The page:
The answer depends in large part on whether we own autonomous vehicles or share them.
When my city-raised son was two, he'd scream bus! with full-bodied delight whenever he saw one. It's quite possible that his yet-to-be-conceived youngest child won't learn that word, nor ever ride in a "taxi," "shuttle," or "vanpool." These fine gradations for types of shared vehicles will disappear much like telephone booths from city streets — and not to be replaced by the likes of Zipcar, Car2go, or Lyft. Rather, it is the fully autonomous car that is going to be game-changing. But it is a future with two trajectories: heaven and hell.
Let's start with the hell scenario, in which we all own driverless cars that do all our errands for us. To see the impact of our worst nature, consider a typical day owning an autonomous car. I have a breakfast meeting in Harvard Square, so my fully autonomous vehicle — my FAV — drops me off then sends itself back home to park for free. I schedule the FAV to return at 9:30 a.m., but I don't rush out because the car will just circle the neighborhood until I tell it "I'm here!" Later on, my son decides to go to a friend's house two miles away, but instead of riding his bike the family FAV takes him there and comes back. As I get a friend a gift at a hand-made jewelry shop, my FAV circles the block for 15 minutes. Rather than trip-chaining to get the dry cleaning, we send the FAV out anytime to pick it up (an employee places the cleaned and pressed clothes in my car for me). Ditto for our take-out dinner.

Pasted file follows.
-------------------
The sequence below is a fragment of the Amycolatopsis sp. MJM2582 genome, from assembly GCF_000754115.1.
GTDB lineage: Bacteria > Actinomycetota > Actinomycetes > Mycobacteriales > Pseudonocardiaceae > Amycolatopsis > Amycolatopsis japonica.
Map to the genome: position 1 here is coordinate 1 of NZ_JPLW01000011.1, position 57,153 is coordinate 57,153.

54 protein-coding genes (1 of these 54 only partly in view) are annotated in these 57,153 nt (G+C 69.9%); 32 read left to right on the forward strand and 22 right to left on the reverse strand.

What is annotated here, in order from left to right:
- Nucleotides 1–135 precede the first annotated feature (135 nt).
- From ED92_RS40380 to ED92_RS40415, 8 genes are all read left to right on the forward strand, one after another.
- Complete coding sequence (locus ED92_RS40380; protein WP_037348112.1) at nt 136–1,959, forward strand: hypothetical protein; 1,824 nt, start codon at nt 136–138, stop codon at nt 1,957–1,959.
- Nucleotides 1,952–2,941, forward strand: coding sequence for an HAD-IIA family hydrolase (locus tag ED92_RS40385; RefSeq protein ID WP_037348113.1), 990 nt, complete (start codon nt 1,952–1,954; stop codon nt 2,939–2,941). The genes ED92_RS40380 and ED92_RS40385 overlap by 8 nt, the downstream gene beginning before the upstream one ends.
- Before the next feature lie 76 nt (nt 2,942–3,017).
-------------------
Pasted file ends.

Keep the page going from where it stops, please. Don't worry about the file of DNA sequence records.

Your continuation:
Here's why that's a hellish vision: people consider the cost of individual car trips to be just the cost of gas and we won't think twice about asking a driverless robot car to do our bidding. In a FAV world, where we won't actually need to be doing the driving ourselves, each and every errand whim we might dream of is now a reality. If single-occupancy vehicles are the bane of our congested highways and cities right now, imagine the congestion when we pour in unfettered zero-occupancy vehicles.
Now for the transportation heaven scenario, in which shared FAVs are used for on-demand origin-to-destination public transport. Depending on the weather and our moods, both my son and I can choose to ride our bikes to our destinations, which is also door-to-door and basically free. Or we use an app to call the public (or private?) shared FAV and tell it "I'm here and I want to go here." We wait less than two minutes and a six-seat vehicle arrives. There may or may not be people in it already, and we may or may not stop and pick someone else up along the way. If I didn't want any side stops and were rich enough to pay a surcharge, I could say, "I'm here. Book entire vehicle." I might also say "I'm here. Book entire vehicle. Fancy one, please." With the shared FAV world, I have a full range of luxury and price points, and society has fewer individual car owners.